The problem with this approach is that you will always end up with at least 2 pin from your cluster appearing on the absolute edge of your bounding box, which translates to being on the precise edge of the user’s screen. And depending on how your pins appear, it may be entirely invisible to your user, who may not realize they have to pan their view slightly to view the missing pin.

The solution is to add padding to the edges bounding box, so that we can be sure that all pins appear in the user’s view with some space to spare from the edges of the map. We can accomplish this by adding two fake pins (that won’t appear on the map) to our list of pins, positioned in such a way that they stretch the bounding box by a percentage of it’s original size.

Here is a diagram of what this approach looks like:


The solution can be broken down as such:

  1. While populating our list of pins to create our bounding box, keep track of the maximum and minimum values of both longitude and latitude for all pins. This will give us the boundaries of the original bounding box.
  2. Using the maximum and minimum values for both longitude and latitude, we can calculate the latitudinal width and longitudinal height of our original bounding box.
  3. We can apply an arbitrary percentage to the height and width of the bounding box and calculate the coordinates needed for our two fake pins. These fake pins will be outside of the original bounding box, and when added to our list of pins, will force the resulting bounding box to grow based on the percentage used in the calculations.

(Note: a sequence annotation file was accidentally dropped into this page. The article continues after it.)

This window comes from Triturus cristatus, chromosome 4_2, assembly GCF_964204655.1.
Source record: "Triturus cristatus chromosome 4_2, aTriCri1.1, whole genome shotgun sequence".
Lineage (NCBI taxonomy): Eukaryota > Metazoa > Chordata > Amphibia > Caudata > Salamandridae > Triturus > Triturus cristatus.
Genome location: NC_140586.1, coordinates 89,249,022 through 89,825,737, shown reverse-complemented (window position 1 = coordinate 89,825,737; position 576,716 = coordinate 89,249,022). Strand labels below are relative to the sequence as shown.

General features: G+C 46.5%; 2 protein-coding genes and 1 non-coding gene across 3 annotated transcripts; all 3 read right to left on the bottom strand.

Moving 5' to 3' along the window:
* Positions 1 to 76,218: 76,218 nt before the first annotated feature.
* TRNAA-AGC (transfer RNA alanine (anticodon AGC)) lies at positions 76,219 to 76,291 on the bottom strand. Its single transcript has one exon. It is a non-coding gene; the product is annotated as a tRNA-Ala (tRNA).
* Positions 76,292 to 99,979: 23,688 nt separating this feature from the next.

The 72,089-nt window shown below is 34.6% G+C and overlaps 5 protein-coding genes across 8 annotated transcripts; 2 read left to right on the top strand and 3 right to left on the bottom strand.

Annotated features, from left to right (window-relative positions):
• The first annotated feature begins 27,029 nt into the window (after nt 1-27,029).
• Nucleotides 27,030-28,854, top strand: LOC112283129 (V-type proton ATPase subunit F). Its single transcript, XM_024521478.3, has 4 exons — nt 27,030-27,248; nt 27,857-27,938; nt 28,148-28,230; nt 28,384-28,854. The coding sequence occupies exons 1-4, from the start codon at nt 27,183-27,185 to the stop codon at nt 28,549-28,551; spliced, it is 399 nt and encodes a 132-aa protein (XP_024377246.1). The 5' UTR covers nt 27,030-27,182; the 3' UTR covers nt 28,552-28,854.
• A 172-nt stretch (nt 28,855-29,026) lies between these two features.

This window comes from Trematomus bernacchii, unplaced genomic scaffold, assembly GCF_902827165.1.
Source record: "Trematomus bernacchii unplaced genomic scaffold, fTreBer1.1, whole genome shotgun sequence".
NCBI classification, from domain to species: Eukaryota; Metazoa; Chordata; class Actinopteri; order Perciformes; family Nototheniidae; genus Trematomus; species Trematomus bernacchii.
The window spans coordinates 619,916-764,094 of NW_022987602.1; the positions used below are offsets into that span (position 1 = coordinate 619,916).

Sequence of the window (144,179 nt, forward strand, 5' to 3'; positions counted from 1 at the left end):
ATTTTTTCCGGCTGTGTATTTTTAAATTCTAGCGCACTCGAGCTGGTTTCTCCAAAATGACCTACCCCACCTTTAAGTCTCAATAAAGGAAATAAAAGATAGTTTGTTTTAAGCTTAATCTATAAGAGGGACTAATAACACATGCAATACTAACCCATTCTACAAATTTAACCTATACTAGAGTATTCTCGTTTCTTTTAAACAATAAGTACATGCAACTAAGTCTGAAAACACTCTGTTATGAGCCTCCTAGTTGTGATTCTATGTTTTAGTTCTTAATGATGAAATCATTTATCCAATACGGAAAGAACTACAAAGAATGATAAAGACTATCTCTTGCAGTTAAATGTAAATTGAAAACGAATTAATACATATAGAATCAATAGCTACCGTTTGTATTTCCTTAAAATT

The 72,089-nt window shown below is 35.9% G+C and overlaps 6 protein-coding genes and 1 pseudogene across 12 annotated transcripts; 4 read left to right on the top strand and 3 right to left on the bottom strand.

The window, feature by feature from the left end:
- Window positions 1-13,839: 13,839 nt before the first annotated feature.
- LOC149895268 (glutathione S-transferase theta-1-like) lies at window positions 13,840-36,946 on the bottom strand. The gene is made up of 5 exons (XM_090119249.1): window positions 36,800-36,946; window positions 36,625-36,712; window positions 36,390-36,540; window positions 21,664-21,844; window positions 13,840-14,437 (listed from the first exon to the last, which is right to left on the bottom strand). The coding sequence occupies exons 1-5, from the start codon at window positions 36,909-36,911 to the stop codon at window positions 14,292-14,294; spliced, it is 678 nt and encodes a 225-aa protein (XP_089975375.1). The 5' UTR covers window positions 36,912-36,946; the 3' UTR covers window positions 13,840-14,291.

4. Input the modified list of pins into the bounding box helper method, returning an expanded bounding box.

So what does this look like in code? (Bing Maps AJAX v7.0)

function focusOnPinCluster(cluster) {
	// array that stores our list of pin locations
	var locations = [];

	var maxLat = -90;
	var minLat = 90;
	var maxLon = -180;
	var minLon = 180;

	// populate the locations array with the passed in pins
	for (var i = 0; i < cluster.length; i++) {
		var pin = cluster[i];
		locations.push(new Microsoft.Maps.Location(pin.Latitude, pin.Longitude));

		// update max lat/long values
		if (pin.Latitude > maxLat) { maxLat = pin.Latitude; }
		if (pin.Latitude < minLat) { minLat = pin.Latitude; }
		if (pin.Longitude > maxLon) { maxLon = pin.Longitude; }
		if (pin.Longitude < minLon) { minLon = pin.Longitude; }

	// add 2 locations that push the bounding box out by a % of its size
	var pctBuffer = 0.05;
	var latBuffer = (maxLat - minLat) * pctBuffer;
	var lonBuffer = (maxLon - minLon) * pctBuffer;

	// add the two fakes pins to our location array
	locations.push(new Microsoft.Maps.Location(minLat - latBuffer, maxLon + lonBuffer));
	locations.push(new Microsoft.Maps.Location(maxLat + latBuffer, minLon - lonBuffer));

	// create a bounding box based on our location array
	var bounds = Microsoft.Maps.LocationRect.fromLocations(locations);

	// set the map view to our bounding box
	_map.setView({ bounds: bounds });

The result will have our cluster of pins appear zoomed and centered in the map, with a healthy margin between the pins and the edge of the screen.

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Preserving folders when backing up lists and collections in Garmin BaseCamp

Garmin BaseCamp (v4.4 as of this post) allows you to export your lists and collections as a GPX file. However GPX files are a “flat” format, meaning that they don’t store your information hierarchically. So upon trying to import your GPX file back into BaseCamp you will find that all the folders you created to organize your lists no longer exist. Instead, everything appears muddled up into one big disorganized collection.

Here is a better way of backing up your BaseCamp data, in the event you need to move it to another computer or just back it up.

To Backup